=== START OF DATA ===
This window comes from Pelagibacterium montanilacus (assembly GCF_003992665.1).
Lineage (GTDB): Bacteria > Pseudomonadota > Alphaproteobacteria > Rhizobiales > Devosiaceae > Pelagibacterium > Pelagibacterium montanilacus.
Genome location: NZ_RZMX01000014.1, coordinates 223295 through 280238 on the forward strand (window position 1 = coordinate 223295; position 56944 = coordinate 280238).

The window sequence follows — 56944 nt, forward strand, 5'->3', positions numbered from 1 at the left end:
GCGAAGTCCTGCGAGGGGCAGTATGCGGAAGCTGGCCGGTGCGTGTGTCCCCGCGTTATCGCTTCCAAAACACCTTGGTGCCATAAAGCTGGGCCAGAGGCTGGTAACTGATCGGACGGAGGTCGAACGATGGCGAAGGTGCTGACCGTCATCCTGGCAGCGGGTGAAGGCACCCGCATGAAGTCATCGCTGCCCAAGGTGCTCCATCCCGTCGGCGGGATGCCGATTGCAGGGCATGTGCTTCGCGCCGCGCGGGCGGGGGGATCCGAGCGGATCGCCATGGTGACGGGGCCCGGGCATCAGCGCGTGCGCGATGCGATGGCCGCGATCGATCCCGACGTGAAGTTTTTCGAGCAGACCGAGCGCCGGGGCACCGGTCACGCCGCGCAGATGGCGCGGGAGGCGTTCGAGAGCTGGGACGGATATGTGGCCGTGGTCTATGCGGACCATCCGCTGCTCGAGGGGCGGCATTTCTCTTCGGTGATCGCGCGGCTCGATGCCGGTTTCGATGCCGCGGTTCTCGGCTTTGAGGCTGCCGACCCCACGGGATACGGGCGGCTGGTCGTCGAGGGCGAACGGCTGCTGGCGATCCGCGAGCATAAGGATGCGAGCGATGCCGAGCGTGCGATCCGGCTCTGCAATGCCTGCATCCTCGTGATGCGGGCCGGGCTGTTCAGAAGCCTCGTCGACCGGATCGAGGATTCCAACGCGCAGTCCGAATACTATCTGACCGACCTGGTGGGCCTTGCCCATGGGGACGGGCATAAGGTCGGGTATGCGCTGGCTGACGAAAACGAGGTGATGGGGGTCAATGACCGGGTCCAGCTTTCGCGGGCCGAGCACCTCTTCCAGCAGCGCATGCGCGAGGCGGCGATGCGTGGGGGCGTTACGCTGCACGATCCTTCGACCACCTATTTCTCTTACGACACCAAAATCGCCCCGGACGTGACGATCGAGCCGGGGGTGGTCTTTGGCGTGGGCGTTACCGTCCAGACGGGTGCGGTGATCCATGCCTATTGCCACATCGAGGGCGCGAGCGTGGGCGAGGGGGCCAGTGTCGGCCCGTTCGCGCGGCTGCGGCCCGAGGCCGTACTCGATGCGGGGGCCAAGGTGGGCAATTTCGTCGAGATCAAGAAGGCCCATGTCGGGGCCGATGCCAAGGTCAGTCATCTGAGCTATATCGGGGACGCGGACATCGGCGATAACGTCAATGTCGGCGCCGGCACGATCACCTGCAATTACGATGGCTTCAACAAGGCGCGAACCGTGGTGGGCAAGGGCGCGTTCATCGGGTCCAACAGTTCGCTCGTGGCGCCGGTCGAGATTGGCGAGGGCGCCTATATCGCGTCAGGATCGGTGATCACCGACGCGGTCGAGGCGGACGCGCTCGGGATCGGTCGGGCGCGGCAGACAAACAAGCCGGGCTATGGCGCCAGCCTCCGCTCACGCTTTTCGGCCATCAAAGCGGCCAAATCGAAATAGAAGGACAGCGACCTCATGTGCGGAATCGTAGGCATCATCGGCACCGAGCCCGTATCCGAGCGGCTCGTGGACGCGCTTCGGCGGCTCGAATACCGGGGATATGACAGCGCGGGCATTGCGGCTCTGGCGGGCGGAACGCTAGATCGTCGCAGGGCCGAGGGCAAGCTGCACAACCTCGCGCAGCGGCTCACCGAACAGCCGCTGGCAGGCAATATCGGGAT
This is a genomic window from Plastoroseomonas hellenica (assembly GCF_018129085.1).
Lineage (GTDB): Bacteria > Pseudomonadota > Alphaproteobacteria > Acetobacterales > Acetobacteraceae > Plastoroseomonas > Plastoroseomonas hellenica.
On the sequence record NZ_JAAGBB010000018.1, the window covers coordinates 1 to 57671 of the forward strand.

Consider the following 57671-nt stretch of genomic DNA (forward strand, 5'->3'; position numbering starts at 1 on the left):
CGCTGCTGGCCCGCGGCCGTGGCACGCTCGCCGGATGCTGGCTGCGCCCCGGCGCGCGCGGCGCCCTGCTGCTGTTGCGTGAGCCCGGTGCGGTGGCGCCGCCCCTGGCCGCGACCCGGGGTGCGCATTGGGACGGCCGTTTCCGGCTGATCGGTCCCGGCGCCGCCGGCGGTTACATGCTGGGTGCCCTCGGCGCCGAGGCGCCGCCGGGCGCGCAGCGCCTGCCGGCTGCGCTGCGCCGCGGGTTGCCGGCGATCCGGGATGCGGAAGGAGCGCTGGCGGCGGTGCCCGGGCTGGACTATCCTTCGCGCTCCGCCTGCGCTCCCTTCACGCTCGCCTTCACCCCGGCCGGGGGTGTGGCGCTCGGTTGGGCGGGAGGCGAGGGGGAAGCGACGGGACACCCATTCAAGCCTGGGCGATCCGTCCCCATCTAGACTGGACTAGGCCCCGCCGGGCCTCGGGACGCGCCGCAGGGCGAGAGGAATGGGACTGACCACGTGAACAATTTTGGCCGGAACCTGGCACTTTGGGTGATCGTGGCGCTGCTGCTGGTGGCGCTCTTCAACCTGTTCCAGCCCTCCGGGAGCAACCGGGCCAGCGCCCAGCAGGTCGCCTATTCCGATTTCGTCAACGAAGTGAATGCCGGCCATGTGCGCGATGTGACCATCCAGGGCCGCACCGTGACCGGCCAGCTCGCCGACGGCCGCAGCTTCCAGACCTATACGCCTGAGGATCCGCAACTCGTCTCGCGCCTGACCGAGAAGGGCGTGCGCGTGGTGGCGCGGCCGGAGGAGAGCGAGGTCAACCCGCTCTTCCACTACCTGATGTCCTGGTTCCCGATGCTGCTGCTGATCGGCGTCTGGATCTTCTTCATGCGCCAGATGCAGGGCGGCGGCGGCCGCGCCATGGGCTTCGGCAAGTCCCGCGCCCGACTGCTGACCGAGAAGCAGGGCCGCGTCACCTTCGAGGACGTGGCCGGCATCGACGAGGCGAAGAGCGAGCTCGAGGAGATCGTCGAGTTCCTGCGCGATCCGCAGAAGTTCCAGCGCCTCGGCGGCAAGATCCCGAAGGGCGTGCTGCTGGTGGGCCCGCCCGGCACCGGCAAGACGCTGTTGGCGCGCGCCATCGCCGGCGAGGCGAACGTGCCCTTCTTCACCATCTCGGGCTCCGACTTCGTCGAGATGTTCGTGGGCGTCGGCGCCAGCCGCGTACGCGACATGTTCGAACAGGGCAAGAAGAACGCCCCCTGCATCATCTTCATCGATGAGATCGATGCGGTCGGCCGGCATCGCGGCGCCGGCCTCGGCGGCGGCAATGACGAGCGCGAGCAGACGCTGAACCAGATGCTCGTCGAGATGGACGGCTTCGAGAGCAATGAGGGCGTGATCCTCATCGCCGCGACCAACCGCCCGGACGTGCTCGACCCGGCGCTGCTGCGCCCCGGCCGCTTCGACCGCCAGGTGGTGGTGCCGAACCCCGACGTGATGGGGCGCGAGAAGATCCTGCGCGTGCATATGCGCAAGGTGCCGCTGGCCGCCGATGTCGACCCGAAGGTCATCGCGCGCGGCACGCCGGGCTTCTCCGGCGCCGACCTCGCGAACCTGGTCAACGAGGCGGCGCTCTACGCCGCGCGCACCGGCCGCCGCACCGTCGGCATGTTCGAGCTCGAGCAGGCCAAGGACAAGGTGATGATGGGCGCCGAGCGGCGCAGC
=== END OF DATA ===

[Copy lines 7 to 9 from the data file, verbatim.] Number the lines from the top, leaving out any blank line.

Lineage (GTDB): Bacteria > Pseudomonadota > Alphaproteobacteria > Acetobacterales > Acetobacteraceae > Plastoroseomonas > Plastoroseomonas hellenica.
On the sequence record NZ_JAAGBB010000018.1, the window covers coordinates 1 to 57671 of the forward strand.

Consider the following 57671-nt stretch of genomic DNA (forward strand, 5'->3'; position numbering starts at 1 on the left):